(Tilman et al. 2001). This appears to have fostered
greater rates of microbial respiration at higher levels
of plant diversity, but not when this process was normalized
for differences in plant production. The pattern
of gross N mineralization roughly matched the increase
in microbial respiration, suggesting that greater microbial
activity is one mechanism behind the increase in
N mineralization. However, when N mineralization was
adjusted for differences in plant production, there was
still a significant relationship with plant diversity, indicating
that greater rates of decomposition were not
the only mechanism at work.
Although the exact mechanisms causing greater rates
of N mineralization remains to be determined, plant
diversity altered microbial community composition and
function, which, in turn, increased the supply of soil
N to plants and contributed to greater productivity in
the most species-rich experimental plant communities.
They also demonstrate that the response of soil microbial
communities can be an integral component of plant
diversity’s influence on ecosystem function. Feedbacks
between plant and microbial communities control ecosystem
productivity, and our results demonstrate that
plant species richness is an important factor influencing
this biotic interaction.
"Half Earth Quest" Edward O. Wilson

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Old 04-23-2013, 11:49 AM   #2
A Bee's Best Friend
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So if all this is true how do the invasives get a toehold to begin with?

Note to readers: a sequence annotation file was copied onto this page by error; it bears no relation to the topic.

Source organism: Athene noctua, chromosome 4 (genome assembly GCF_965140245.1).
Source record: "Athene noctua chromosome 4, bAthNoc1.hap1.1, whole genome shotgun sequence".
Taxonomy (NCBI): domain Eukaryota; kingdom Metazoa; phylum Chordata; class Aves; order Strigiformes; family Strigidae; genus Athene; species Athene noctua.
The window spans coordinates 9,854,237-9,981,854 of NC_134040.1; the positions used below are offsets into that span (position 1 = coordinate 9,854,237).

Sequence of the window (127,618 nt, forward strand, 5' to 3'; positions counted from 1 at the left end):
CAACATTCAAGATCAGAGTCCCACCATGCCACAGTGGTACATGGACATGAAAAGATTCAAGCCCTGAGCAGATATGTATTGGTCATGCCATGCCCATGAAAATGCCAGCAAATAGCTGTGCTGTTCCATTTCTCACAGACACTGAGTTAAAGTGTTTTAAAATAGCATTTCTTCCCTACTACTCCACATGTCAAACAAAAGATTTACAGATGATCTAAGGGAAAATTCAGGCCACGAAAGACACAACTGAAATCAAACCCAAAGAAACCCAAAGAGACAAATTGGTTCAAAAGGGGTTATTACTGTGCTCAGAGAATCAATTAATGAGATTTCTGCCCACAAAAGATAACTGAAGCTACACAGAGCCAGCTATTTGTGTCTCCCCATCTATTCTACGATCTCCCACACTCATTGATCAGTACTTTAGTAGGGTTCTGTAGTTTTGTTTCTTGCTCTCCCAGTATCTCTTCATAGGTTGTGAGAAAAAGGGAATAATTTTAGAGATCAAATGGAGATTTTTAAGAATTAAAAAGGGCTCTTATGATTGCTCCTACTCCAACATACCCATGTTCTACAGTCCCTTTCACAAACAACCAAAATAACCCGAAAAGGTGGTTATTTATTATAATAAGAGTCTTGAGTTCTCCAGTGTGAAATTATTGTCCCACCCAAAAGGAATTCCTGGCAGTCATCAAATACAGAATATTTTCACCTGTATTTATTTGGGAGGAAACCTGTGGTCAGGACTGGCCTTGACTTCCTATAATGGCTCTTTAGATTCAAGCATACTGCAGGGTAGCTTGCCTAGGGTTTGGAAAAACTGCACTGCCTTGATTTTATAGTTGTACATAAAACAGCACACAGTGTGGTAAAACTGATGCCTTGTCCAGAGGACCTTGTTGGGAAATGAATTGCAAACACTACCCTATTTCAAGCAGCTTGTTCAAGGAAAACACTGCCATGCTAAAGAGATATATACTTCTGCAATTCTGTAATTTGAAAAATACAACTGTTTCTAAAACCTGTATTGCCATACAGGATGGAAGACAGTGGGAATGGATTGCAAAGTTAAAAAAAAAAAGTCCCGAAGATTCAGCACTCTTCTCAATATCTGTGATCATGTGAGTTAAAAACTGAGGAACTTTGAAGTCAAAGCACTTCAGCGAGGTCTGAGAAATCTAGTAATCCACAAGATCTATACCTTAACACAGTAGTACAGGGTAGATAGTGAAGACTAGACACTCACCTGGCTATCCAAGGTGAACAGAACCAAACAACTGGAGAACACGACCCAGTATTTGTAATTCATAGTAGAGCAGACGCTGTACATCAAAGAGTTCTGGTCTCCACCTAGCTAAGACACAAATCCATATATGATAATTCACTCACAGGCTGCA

Population increases have caused so much disruption over such large areas that almost no land is exempt.
Agriculture alone even without the chemicals used has been a large culprit. For so long science did not comprehend the extensive damage being done and farmers thought they could add anything missing. But cost began to be a major factor sending everyone to look for answers.
Developers have done a fair share of ecosystem disruption, as have mining and logging companies going to more and more extremes to extract the many natural resources needed to keep producing all that consumers demand.

All this is a little overwhelming but as a simple gardener I can seek to understand the earth's processes and try not to get in the way.
"Half Earth Quest" Edward O. Wilson

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Old 04-25-2013, 04:27 PM   #3
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Biodiversity Crisis: The Impacts of Socio-Economic Pressures On Natural Floras and Faunas
Science Daily
Apr. 16, 2013

Biodiversity crisis: The impacts of socio-economic pressures on natural floras and faunas
excerpt from above:
It is well understood that the survival of a substantial and increasing number of species is put at risk by human activity via e.g. habitat destruction, environmental pollution or introduction of alien species. Accordingly, the most recent global IUCN Red List classifies 31% of the 65,518 plant and animal species assessed as endangered. However, the temporal scale of cause-effect relationships is little explored. If extended time lags between human pressure and population decline are common, then the full impact of current high levels of anthropogenic pressures on biodiversity will only be realized decades into the future...
The tendency of man's nature to good is like the tendency of water to flow downwards.